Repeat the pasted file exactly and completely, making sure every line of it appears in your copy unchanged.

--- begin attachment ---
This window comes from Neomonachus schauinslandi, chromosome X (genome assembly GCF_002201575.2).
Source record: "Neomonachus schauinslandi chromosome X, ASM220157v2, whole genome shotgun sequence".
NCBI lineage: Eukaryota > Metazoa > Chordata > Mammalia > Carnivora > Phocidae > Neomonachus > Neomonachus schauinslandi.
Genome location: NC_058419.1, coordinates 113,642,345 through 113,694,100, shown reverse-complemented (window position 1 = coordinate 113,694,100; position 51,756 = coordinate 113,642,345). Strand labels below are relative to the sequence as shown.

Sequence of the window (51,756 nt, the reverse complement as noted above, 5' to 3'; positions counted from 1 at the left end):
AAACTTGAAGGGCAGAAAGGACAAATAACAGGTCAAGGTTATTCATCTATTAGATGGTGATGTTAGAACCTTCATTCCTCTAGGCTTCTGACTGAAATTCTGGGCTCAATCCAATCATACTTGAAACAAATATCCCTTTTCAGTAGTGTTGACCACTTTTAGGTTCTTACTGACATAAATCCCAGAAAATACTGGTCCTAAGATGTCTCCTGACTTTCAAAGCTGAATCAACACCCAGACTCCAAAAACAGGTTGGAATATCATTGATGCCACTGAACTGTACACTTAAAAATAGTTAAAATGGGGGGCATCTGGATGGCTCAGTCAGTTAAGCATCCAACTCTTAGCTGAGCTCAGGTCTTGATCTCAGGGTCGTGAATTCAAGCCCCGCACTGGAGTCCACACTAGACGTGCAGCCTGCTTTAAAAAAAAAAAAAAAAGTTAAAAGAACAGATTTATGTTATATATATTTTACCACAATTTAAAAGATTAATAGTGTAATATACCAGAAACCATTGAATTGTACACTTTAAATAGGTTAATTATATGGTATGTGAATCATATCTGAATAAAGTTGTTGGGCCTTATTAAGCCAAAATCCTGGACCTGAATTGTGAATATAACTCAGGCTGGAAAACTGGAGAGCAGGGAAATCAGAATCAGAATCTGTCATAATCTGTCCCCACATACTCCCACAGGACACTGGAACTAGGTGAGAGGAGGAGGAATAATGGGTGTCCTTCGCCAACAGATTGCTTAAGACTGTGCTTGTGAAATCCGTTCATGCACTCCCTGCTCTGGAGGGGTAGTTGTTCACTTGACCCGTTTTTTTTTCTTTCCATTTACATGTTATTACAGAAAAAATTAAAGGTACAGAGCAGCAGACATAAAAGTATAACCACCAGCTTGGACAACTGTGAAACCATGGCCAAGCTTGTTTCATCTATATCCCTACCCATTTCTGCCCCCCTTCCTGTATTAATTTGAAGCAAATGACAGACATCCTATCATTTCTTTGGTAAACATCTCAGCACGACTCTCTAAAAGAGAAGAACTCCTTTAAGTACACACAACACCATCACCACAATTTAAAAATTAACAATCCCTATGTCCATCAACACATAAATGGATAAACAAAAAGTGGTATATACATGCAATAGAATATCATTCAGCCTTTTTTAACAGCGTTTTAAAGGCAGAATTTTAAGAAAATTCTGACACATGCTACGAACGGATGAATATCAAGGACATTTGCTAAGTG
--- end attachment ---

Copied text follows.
This window comes from Neomonachus schauinslandi, chromosome X (genome assembly GCF_002201575.2).
Source record: "Neomonachus schauinslandi chromosome X, ASM220157v2, whole genome shotgun sequence".
NCBI lineage: Eukaryota > Metazoa > Chordata > Mammalia > Carnivora > Phocidae > Neomonachus > Neomonachus schauinslandi.
Genome location: NC_058419.1, coordinates 113,642,345 through 113,694,100, shown reverse-complemented (window position 1 = coordinate 113,694,100; position 51,756 = coordinate 113,642,345). Strand labels below are relative to the sequence as shown.

Sequence of the window (51,756 nt, the reverse complement as noted above, 5' to 3'; positions counted from 1 at the left end):
AAACTTGAAGGGCAGAAAGGACAAATAACAGGTCAAGGTTATTCATCTATTAGATGGTGATGTTAGAACCTTCATTCCTCTAGGCTTCTGACTGAAATTCTGGGCTCAATCCAATCATACTTGAAACAAATATCCCTTTTCAGTAGTGTTGACCACTTTTAGGTTCTTACTGACATAAATCCCAGAAAATACTGGTCCTAAGATGTCTCCTGACTTTCAAAGCTGAATCAACACCCAGACTCCAAAAACAGGTTGGAATATCATTGATGCCACTGAACTGTACACTTAAAAATAGTTAAAATGGGGGGCATCTGGATGGCTCAGTCAGTTAAGCATCCAACTCTTAGCTGAGCTCAGGTCTTGATCTCAGGGTCGTGAATTCAAGCCCCGCACTGGAGTCCACACTAGACGTGCAGCCTGCTTTAAAAAAAAAAAAAAAAGTTAAAAGAACAGATTTATGTTATATATATTTTACCACAATTTAAAAGATTAATAGTGTAATATACCAGAAACCATTGAATTGTACACTTTAAATAGGTTAATTATATGGTATGTGAATCATATCTGAATAAAGTTGTTGGGCCTTATTAAGCCAAAATCCTGGACCTGAATTGTGAATATAACTCAGGCTGGAAAACTGGAGAGCAGGGAAATCAGAATCAGAATCTGTCATAATCTGTCCCCACATACTCCCACAGGACACTGGAACTAGGTGAGAGGAGGAGGAATAATGGGTGTCCTTCGCCAACAGATTGCTTAAGACTGTGCTTGTGAAATCCGTTCATGCACTCCCTGCTCTGGAGGGGTAGTTGTTCACTTGACCCGTTTTTTTTTCTTTCCATTTACATGTTATTACAGAAAAAATTAAAGGTACAGAGCAGCAGACATAAAAGTATAACCACCAGCTTGGACAACTGTGAAACCATGGCCAAGCTTGTTTCATCTATATCCCTACCCATTTCTGCCCCCCTTCCTGTATTAATTTGAAGCAAATGACAGACATCCTATCATTTCTTTGGTAAACATCTCAGCACGACTCTCTAAAAGAGAAGAACTCCTTTAAGTACACACAACACCATCACCACAATTTAAAAATTAACAATCCCTATGTCCATCAACACATAAATGGATAAACAAAAAGTGGTATATACATGCAATAGAATATCATTCAGCCTTTTTTAACAGCGTTTTAAAGGCAGAATTTTAAGAAAATTCTGACACATGCTACGAACGGATGAATATCAAGGACATTTGCTAAGTG